As he recovered, he did not leave his hospital room until he could tie those Army boots on his own. Three weeks later, he returned to the hospital with a bouquet of flowers to thank the nurse who helped him through it all. That was my mother, who was working in surgery the evening of his accident.

My dad returned to work, he and my mom married, and I came along. As a child, it never occurred to me that my dad looked different to other people. Every day, in every small way, my father showed me that no matter what the challenges are in life, you can overcome them.

He taught me so many things – from throwing a baseball and playing pool to walking with my head held up and a smile on my face to greet the world. All of those small moments contributed to who I am today.

Who is your role model?

Although I have had a number of amazing role models, I would say my high school art teacher, Raymond Farris. For a small town, we had an amazing high school, and Mr. Farris taught an amazing array of art classes, from painting and sculpture to photography. He saw something in me, and I ended up taking every class he offered.

I watched how he worked with an incredibly diverse group of students to get the best out of all of us. He was patient, kind and passionate about the arts. I often visited him after I graduated and watched as he continued to raise a new generation of artists, people interested in art and people who aspired to always do their best.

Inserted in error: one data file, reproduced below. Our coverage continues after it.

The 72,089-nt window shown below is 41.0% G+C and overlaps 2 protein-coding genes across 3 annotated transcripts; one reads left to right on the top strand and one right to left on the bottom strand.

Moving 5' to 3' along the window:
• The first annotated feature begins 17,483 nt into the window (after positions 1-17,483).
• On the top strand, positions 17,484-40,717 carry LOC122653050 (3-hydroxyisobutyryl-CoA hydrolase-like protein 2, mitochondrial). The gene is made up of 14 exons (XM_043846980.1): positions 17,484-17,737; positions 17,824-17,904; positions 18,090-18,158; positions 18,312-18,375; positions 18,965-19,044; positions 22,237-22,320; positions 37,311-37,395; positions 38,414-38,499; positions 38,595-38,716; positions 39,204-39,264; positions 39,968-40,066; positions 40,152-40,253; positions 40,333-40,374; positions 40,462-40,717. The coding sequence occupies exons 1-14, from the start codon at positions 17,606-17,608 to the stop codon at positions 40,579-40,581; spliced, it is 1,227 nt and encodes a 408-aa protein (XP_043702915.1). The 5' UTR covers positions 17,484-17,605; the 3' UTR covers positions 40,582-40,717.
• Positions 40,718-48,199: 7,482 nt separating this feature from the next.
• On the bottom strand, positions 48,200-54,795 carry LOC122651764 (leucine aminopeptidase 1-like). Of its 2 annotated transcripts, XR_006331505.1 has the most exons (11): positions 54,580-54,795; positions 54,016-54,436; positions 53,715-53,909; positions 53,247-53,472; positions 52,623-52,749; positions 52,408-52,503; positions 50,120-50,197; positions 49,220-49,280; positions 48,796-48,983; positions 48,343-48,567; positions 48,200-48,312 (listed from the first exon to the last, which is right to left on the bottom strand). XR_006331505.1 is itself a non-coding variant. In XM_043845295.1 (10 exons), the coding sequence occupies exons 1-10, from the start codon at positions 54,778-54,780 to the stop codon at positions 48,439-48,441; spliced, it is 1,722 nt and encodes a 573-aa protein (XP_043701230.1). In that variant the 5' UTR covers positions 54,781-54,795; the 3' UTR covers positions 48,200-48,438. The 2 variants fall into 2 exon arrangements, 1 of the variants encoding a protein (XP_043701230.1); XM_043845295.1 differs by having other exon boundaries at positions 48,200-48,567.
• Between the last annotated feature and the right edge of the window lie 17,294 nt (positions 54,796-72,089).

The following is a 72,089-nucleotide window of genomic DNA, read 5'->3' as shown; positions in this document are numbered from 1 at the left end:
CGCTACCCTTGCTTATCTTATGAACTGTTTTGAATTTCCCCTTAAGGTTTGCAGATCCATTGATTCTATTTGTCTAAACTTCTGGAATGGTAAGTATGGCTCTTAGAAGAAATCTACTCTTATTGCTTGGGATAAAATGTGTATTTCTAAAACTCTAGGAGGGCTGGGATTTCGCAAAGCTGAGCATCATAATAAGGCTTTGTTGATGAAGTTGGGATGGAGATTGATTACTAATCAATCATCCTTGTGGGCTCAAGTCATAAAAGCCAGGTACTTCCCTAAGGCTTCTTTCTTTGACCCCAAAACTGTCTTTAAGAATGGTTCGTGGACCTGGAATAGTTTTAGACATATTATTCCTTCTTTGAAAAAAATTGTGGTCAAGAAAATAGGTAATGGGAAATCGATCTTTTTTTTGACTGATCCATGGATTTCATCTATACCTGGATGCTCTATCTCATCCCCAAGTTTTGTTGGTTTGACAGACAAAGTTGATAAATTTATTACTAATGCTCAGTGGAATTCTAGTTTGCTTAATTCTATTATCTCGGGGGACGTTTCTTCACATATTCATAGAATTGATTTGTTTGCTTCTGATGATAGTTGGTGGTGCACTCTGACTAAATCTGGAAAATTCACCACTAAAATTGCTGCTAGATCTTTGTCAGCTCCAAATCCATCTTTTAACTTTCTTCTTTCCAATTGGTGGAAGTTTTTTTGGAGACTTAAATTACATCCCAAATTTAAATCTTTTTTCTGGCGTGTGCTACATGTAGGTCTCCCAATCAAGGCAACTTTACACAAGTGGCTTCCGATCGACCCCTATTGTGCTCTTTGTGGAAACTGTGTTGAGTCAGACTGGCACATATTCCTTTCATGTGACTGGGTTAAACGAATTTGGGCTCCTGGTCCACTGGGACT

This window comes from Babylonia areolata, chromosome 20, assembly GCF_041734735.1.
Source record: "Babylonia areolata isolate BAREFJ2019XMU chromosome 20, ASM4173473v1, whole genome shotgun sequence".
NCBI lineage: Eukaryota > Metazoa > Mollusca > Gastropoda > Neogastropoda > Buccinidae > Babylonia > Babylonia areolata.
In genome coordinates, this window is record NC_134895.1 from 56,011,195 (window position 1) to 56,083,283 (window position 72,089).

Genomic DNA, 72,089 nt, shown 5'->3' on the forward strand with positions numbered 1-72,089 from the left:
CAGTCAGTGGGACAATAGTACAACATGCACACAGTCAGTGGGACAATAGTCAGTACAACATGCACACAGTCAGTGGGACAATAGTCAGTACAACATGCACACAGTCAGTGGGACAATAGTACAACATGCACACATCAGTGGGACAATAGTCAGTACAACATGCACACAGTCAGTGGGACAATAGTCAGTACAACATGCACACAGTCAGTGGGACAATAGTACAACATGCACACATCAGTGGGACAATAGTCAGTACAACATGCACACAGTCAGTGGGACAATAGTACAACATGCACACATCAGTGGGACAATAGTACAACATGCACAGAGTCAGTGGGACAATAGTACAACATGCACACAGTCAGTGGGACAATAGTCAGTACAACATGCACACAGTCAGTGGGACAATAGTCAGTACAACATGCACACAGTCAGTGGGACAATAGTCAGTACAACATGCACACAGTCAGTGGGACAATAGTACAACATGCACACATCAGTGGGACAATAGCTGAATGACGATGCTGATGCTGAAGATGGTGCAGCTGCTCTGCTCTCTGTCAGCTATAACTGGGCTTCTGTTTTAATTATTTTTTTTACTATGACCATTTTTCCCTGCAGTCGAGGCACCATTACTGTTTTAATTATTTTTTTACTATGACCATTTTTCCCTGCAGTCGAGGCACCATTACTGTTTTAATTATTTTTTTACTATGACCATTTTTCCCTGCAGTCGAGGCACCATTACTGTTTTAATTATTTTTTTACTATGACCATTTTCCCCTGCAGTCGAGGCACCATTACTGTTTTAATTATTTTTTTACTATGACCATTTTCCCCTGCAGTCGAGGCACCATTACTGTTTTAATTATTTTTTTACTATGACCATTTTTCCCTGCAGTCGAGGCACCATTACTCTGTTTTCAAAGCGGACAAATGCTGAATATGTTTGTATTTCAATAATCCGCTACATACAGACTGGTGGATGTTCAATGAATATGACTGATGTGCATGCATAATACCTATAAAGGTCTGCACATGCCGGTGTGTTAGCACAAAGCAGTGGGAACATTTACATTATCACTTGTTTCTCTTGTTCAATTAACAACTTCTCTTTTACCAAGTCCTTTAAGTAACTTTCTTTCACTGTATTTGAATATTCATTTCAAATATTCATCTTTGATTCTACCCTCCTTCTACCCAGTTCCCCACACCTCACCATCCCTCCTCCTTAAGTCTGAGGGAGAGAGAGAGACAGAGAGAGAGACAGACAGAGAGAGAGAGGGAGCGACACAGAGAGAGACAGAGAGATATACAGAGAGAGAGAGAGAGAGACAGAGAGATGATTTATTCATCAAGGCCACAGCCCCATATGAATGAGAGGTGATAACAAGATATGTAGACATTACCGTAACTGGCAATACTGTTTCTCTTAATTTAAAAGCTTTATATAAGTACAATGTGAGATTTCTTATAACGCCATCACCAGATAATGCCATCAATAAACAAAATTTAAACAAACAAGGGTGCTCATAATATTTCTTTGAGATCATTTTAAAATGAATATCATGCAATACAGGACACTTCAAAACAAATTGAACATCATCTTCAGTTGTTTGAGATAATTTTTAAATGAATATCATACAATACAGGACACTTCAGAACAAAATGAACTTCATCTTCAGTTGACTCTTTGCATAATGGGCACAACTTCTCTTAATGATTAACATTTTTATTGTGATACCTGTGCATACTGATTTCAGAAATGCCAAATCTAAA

What is your favorite TV program?

The 1967 British program "The Prisoner," starring Patrick McGoohan, was a sort of sci-fi spy series set in a mysterious village. Each episode, "Number Six," played by McGoohan, struggled to figure out why he had been sent there, what government might be in charge and how to escape.

It’s amazing how many of the technological devices in the show are now in use. Each episode began with Number Six proclaiming, "I am not a number – I am a free man!"

If you could spend a day with a historical or fictional character, who would it be?

The Sherlock Holmes books were the first I learned to read, and that character – whether in the books, movies or television – has always been with me. I am sure I would seem as befuddled as Dr. Watson, but it would be great to solve a mystery with Mr. Holmes.

What is something about you that might surprise others?

While my family is well aware of this, I love to cook most nights and every weekend. I like to cook from scratch. According to my family, I make the best crab cakes they have ever had.

The love of cooking also means I spend too much time watching cooking shows on PBS and all the rest.

How would you spend a great day in Richmond with a close friend?

Visit the VMFA, of course! When people from out of town visit, I usually take them on a driving tour of the amazing array of neighborhoods and historic sites here. We would end up at one of the many great restaurants for drinks and dinner, preferably with outdoor or rooftop seating.

If you could deliver a message to a large audience, what would it be?

Under the skin, we are all one family. Although, like most families, we often disagree, at the end of the day, we should love and respect each other.